Banana republic

political science term for a politically unstable country

In political science, the term banana republic describes a politically unstable country with an economy dependent upon the export of natural resources. In 1904, the American author O. Henry coined the term to describe Honduras and neighboring countries under economic exploitation by U.S. corporations, such as the United Fruit Company (now Chiquita Brands International). Typically, a banana republic has a society of extremely stratified social classes, usually a large impoverished working class and a ruling class plutocracy, composed of the business, political, and military elites. The ruling class controls the primary sector of the economy by way of the exploitation of labor; thus, the term banana republic is a pejorative descriptor for a servile oligarchy that abets and supports, for kickbacks, the exploitation of large-scale plantation agriculture, especially banana cultivation.

Quotes edit

"America, the Banana Republic" (2008) edit

Christopher Hitchens AMERICA THE BANANA REPUBLIC (OCTOBER 9, 2008)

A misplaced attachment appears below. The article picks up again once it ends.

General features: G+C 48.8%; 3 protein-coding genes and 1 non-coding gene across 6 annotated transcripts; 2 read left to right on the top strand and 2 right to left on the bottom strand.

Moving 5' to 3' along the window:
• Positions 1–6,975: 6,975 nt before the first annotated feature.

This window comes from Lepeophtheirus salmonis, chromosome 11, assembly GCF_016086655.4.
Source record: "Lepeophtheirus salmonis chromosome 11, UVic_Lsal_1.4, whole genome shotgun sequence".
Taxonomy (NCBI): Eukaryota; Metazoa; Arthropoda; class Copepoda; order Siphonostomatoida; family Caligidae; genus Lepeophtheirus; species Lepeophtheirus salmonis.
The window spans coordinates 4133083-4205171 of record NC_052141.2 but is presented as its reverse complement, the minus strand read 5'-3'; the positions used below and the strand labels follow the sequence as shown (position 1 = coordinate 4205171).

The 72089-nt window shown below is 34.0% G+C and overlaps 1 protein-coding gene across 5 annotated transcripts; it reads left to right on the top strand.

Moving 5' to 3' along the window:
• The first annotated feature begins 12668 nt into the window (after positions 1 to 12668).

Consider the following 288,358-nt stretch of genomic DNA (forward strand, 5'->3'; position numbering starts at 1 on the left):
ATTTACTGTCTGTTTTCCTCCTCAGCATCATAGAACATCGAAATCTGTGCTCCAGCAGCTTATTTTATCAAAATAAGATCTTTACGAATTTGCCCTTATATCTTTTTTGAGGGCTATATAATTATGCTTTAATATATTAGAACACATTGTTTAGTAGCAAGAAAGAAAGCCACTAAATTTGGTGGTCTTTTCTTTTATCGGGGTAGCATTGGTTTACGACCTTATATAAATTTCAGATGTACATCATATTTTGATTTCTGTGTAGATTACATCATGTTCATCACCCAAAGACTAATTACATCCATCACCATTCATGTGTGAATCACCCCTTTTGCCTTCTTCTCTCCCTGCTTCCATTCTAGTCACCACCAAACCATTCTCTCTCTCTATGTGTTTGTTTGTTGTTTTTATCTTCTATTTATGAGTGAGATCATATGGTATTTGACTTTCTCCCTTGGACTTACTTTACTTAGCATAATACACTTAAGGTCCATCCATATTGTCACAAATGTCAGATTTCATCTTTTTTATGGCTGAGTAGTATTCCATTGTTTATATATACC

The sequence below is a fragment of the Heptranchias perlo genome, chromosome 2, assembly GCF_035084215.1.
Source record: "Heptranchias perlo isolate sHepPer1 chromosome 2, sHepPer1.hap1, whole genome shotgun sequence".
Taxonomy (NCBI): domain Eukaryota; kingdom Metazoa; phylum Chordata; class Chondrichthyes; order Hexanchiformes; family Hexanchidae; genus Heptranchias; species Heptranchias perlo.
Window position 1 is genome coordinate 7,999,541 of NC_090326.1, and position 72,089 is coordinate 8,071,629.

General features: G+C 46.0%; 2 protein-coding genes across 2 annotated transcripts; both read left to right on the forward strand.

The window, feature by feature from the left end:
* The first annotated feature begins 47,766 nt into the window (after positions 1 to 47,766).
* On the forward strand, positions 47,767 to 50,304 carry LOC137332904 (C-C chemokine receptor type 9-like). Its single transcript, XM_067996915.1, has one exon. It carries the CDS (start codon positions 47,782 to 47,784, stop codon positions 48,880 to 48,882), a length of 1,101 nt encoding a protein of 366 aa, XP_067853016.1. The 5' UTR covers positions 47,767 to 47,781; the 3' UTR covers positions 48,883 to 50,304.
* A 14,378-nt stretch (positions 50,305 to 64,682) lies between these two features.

• I have heard arguments about whether it was Milton Friedman or Gore Vidal who first came up with this apt summary of a collusion between the overweening state and certain favored monopolistic concerns, whereby the profits can be privatized and the debts conveniently socialized, but another term for the same system would be "banana republic."
  • What are the main principles of a banana republic? A very salient one might be that it has a paper currency which is an international laughingstock: a definition that would immediately qualify today’s United States of America.
  • In a banana republic, the members of the national legislature will be (a) largely for sale and (b) consulted only for ceremonial and rubber-stamp purposes some time after all the truly important decisions have already been made elsewhere.
  • Another feature of a banana republic is the tendency for tribal and cultish elements to flourish at the expense of reason and good order. Did it not seem quite bizarre, as the first vote on the rescue of private greed by public money was being taken, that Congress should adjourn for a religious holiday—Rosh Hashanah—in a country where the majority of Jews are secular? What does this say, incidentally, about the separation of religion and government?
  • In a recent posting on The New York Times's Web site, Paul Krugman said that the United States was now reduced to the status of a banana republic with nuclear weapons. This is a variation on the old joke about the former Soviet Union ("Burkina Faso with rockets"). It’s also wrong: in fact, it’s the reverse of the truth.

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